He really doesn't like you becoming more independent, does he? That's because he's losing control.

Can you leave? Can you start again?

Testina · 01/02/2024 12:26

AD0808 · 01/02/2024 11:53

No, he wouldn’t marry and everything is in his name

🤦‍♀️

Well, I suppose you can just accept the fact that you’ve chosen the opportunity to work part time when your children were young as pay off for not having any share in the household assets. Maybe you just have to make your peace with that.

First thing I’d do is see a solicitor to check if you may have a beneficial interest in the house. I’m not trying to get your hopes up here, it’s unlikely. But we don’t know your specifics (e.g. if you put an inheritance into it, or provided some of the deposit) so it’s worth at least checking that out.

Then, I’d either just leave him now - you’re working full time - or I’d hardball and tell him that you weren’t prepared to put as much into the household pot when you don’t own the house.

I’m with @Makeitmakesensetoday that you should consider the long game.

As for him wanting you around when the weather is bad? Yeah, fuck that. I’d be concentrating entirely on finances now.

Ragruggers · 01/02/2024 12:27

You need to save every penny now no more girly trips only free days out with DC you can’t afford it.Save save save by what ever means you can.You have no home or savings so this is the only way you can leave.Can you earn more ? Push the money into savings as you say all the savings are in his name. How did this happen is some of it yours ? It will be hard but you can find a away.

Testina · 01/02/2024 12:30

“I even suggested a civil partnership so I wouldn’t be left high and dry if he died but I’d still have no rights in a separation.”

Are you in England or Wales? (possibly also applies to Scotland, I don’t know)
Dissolution of a CP gives you access to all the financial remedies of a divorce from marriage.

C00k · 01/02/2024 12:32

He’s not your ‘partner’, he’s your landlord. The relationship is obviously long dead, you urgently need to secure housing for yourself and build up the pension contributions you chose to lose out on. Forget the man, he openly doesn’t give a shit about you and sees you as a domestic appliance.
You’ve put yourself in a recklessly vulnerable lifestyle, that needs fixed.

pootlin · 01/02/2024 12:35

What on earth were you thinking OP?

Getting with a man who treats you like his slave and then also not even protecting yourself by ensuring he married you before making you his toy.

AD0808 · 01/02/2024 12:41

The longer I stay and the more independent iv become the more I realised this, but it has been a long time and you do hope in your heart that it can be “saved” I even suggested counciing. Im not interested in the slightest about the money or the house. Im waiting out for the kids to leave annother 5 yrs at the most and i’ll find my own smaller place (that’s affordable on one income) im just biding my time now. I just don’t know how to treat him without the household becoming a war zone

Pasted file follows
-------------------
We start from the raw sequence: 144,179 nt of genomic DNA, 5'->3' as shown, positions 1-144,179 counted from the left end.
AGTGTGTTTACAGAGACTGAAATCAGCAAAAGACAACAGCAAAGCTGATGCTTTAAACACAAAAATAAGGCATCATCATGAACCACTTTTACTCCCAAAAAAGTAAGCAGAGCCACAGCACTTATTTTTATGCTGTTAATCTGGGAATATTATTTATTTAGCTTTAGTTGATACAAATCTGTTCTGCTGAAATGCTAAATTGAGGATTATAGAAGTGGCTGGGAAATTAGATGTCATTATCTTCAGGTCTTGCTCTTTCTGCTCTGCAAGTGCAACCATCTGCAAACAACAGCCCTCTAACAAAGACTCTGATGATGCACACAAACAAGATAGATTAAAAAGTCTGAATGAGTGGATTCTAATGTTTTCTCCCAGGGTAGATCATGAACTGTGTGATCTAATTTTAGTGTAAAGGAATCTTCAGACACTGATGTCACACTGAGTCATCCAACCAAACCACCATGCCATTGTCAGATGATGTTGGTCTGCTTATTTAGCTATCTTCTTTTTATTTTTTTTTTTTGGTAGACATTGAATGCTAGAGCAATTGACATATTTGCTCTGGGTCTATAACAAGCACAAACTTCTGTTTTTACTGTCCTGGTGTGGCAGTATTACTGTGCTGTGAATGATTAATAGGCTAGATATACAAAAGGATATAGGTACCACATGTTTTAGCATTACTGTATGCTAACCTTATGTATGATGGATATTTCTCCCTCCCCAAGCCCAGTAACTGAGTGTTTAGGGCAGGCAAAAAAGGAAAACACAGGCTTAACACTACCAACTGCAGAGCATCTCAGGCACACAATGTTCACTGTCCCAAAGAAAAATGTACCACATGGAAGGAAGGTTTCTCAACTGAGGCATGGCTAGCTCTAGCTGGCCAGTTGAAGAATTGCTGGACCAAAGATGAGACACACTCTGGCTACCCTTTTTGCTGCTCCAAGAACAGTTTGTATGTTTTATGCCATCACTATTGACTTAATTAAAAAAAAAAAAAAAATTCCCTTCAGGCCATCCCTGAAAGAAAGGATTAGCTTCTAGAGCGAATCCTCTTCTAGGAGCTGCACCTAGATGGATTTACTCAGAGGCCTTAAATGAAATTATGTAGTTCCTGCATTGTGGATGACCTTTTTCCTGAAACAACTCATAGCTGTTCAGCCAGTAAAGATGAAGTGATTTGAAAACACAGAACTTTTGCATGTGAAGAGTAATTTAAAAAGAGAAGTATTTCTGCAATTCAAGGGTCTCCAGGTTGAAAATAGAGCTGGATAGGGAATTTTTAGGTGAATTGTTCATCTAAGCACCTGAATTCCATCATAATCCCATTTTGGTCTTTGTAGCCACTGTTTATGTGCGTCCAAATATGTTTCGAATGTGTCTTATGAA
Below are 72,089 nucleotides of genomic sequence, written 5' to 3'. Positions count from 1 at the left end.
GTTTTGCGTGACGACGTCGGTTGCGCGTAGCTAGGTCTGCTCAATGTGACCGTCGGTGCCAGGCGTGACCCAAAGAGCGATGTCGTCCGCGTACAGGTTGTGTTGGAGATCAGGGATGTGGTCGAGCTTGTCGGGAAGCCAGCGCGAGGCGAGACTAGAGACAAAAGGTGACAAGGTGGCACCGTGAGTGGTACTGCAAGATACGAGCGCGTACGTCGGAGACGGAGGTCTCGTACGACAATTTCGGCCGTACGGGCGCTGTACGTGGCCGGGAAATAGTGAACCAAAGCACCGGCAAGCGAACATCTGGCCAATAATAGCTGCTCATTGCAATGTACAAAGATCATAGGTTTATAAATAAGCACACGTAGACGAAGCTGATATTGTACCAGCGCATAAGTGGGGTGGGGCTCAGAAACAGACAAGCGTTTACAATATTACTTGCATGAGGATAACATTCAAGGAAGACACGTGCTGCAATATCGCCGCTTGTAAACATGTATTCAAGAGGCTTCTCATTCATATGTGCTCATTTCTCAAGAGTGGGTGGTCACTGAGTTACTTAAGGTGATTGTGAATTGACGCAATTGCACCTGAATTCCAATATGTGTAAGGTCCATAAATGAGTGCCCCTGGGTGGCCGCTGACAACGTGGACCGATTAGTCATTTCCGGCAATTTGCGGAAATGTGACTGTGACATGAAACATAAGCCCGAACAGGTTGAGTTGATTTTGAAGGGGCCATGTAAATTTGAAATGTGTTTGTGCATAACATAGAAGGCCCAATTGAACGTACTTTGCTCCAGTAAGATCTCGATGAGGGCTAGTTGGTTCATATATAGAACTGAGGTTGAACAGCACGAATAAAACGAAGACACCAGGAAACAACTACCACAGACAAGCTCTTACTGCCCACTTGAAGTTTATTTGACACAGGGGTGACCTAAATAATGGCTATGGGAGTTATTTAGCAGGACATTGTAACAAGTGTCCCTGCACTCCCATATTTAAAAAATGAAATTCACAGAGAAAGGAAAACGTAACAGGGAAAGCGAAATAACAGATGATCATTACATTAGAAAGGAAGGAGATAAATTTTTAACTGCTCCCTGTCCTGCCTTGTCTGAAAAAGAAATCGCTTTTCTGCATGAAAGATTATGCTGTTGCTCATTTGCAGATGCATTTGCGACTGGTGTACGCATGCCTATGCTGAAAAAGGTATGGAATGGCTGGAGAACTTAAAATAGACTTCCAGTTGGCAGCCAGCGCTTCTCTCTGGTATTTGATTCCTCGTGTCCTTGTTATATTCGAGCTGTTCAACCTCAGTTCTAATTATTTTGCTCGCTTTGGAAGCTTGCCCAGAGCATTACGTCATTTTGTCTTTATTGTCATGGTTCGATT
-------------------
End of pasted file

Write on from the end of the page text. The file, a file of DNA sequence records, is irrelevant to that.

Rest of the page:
OP posts:
PleaseUseTheSanitaryBinsProvided · 01/02/2024 12:41

pootlin · 01/02/2024 12:35

What on earth were you thinking OP?

Getting with a man who treats you like his slave and then also not even protecting yourself by ensuring he married you before making you his toy.

How does this help the OP? She knows that now. Unless you’re lending her your time machine, no point making her feel worse about past decisions

AD0808 · 01/02/2024 12:42

England. I also spoken to a solicitor who has confirmed I’m not entitled to anything

OP posts:
AD0808 · 01/02/2024 12:45

Miles, I’d never get a mortgage with my low income, any job prospects I’ve ever had were thwarted by my partner and the fact I always had to be the “available parent” I used to work shifts but it lasted 12 months before I physically and mentally burnt out due to lack of support at home and 60hr week.

OP posts:
fedupandstuck · 01/02/2024 12:47

I would concentrate on maximising your earnings and savings, and continuing or starting your pension. In the meantime, I'd concentrate on keeping things civil between you, but no more than that. His long term attitude towards you and the children can't be fixed if he isn't even going to acknowledge it as an issue.

AD0808 · 01/02/2024 12:47

Me three but it’s very difficult with 3 kids and no money

OP posts:
Testina · 01/02/2024 12:52

“Im not interested in the slightest about the money or the house.”

Why ever not?

You might have to write off the bad decisions on that for the last 20 years - but why compound them for the next 5 until you leave? (as that seems to be your plan)

Don’t pay towards anything to do with the house in that time. Reduce the payment you make into the household if it’s more than half of the bills excluding mortgage. Other purchase? (like family holidays, cars) They need to come from his savings. If he’s not paying towards kids’ things now (days out, uniforms) then either tell him he has to - or if you can’t make him, reduce to it monthly contribution to a lower amount that reflects that you’re covering some bills (children) directly.

Counselling? Only if it’s paid from the savings he built up off your back.